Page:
A salty taste
That the DAV is supporting the view of the chairman of its IP committee should not come as a surprise.
That all the proponents of the UPC want this claim before the FGCC to fail is not a surprise either. One can thus expect similar views to be taken by all entities having a similar interest.
Should a truly independent body come up with this kind of arguments, I would be more inclined to say the claim is not admissible. On the other hand the view of a Professor of the Ludwig Maximilian University, Mr Ansgar Ohly, does appear biased as well.
There is still a fundamental question which has been left unanswered up to now: how can a court, the UPC, which is said not be a court of member states of the EU, have the possibility to address prejudicial questions to the CJEU?
This question has never been answered, and hence as long as this question does not receive a satisfactory answer, the whole discussion about the UPC as such, and post-Brexit participation of the UK in the UPC is no more than mere gambling.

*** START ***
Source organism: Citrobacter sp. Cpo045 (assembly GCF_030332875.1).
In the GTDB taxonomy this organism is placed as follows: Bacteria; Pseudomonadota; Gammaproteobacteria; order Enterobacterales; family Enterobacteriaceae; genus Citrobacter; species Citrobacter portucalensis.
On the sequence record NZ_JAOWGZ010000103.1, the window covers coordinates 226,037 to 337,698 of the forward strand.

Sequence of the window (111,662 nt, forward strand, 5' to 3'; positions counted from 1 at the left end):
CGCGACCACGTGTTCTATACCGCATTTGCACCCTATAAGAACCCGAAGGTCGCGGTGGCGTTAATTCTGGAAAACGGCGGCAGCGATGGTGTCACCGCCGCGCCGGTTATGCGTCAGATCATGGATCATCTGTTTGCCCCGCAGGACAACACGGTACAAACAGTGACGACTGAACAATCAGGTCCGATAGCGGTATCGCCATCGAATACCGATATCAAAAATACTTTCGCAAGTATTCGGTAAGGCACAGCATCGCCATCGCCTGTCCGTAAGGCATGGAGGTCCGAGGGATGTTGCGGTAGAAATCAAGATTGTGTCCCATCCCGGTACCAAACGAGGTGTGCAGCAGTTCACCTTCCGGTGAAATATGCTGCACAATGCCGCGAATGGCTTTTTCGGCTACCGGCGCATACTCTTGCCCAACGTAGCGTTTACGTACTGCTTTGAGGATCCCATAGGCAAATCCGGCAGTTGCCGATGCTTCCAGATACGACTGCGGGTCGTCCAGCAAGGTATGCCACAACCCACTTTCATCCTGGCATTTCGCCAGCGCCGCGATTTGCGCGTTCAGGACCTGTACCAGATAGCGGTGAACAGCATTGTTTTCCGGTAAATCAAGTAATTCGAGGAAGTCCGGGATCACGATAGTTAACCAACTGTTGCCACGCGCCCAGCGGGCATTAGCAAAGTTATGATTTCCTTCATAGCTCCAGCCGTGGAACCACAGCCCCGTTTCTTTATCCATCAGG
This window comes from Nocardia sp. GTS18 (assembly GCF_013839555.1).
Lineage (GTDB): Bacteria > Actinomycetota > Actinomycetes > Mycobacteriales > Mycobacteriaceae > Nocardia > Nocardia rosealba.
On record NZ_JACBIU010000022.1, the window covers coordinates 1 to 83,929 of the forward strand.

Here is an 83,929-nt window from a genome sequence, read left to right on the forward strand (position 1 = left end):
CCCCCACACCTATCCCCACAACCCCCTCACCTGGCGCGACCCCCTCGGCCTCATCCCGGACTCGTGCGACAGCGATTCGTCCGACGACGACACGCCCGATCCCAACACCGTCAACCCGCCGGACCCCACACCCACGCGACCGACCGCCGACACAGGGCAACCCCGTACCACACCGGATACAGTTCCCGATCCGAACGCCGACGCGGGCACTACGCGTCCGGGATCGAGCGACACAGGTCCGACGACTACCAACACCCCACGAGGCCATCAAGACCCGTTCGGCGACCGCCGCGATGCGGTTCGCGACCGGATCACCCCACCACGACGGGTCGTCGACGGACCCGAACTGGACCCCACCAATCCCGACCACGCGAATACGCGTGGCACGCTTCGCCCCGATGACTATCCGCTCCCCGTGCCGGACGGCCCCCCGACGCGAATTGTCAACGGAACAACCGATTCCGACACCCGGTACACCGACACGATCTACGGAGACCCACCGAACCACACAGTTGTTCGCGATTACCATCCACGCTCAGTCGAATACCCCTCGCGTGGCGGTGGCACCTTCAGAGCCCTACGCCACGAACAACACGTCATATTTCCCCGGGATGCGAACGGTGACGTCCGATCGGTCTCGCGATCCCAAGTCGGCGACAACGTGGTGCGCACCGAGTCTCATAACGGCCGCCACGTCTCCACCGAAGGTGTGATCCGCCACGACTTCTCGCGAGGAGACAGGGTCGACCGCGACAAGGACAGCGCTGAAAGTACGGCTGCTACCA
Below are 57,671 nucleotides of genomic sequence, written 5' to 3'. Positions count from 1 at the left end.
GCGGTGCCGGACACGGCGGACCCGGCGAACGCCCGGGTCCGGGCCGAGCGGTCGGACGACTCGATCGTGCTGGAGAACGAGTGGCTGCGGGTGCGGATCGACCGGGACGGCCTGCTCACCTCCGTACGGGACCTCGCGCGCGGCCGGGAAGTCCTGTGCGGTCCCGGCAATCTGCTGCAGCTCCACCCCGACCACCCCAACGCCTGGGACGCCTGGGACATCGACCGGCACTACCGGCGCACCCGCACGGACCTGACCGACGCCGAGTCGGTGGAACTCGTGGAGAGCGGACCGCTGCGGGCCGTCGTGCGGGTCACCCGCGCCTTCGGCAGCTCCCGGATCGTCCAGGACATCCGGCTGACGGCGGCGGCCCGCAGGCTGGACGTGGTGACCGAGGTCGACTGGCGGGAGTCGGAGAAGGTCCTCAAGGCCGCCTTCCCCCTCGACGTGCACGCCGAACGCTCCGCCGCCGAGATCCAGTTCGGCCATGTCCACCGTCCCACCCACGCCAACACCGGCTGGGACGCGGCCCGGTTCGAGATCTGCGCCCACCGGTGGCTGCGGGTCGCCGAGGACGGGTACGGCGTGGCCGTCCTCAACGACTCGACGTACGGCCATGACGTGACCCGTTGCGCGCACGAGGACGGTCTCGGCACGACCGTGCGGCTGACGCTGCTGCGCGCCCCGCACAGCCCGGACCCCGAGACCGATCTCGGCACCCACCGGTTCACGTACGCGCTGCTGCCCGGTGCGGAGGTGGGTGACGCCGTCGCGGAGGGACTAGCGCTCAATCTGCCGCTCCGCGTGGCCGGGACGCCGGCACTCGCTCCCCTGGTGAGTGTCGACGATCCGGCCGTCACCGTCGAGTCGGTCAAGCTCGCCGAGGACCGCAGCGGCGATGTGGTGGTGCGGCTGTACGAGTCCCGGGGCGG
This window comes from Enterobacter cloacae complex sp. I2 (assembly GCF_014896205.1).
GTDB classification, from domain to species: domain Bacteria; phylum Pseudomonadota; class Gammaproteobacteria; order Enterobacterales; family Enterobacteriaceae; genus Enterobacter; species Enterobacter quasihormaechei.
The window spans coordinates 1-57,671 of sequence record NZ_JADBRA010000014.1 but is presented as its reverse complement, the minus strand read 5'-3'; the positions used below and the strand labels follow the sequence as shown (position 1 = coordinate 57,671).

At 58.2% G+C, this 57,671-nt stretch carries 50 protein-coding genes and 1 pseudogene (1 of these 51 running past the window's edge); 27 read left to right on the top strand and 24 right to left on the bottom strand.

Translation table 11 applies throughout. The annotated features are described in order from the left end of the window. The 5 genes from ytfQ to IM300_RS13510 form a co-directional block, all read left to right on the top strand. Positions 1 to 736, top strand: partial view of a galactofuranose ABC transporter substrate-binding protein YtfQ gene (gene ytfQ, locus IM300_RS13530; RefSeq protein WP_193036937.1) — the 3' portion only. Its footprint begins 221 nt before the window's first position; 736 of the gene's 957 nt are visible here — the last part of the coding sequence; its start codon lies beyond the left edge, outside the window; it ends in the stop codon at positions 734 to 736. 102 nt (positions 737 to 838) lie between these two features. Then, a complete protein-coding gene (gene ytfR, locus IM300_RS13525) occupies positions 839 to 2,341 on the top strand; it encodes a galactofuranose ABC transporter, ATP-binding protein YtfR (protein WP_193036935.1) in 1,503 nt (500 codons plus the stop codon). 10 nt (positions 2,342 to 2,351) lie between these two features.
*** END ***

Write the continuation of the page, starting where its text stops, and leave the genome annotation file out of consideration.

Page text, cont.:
That the EPO is not part of the EU law system is one thing, but the UPC is meant to be able to address the CJEU. And if it is not part of the EU law system, it appears legitimate for the GFCC to look into the matter. When one looks at the number of references to EU law in the UPCA, one wonders how such a contradictory position can even be adopted.
Independently of the complaint of Mr Stjerna, one should not forget that there are pending complaints before the FGCC relating to the working of the EPO. They have been admitted.
I can only agree that Techrights is only good at launching tons of drivel, assorted with the weirdest theories, and can ultimately not be taken seriously, even if sometimes nuggets of correct information may emerge.
So, whether you look at the DAV paper or at Techrights, have a pot of salt next to you!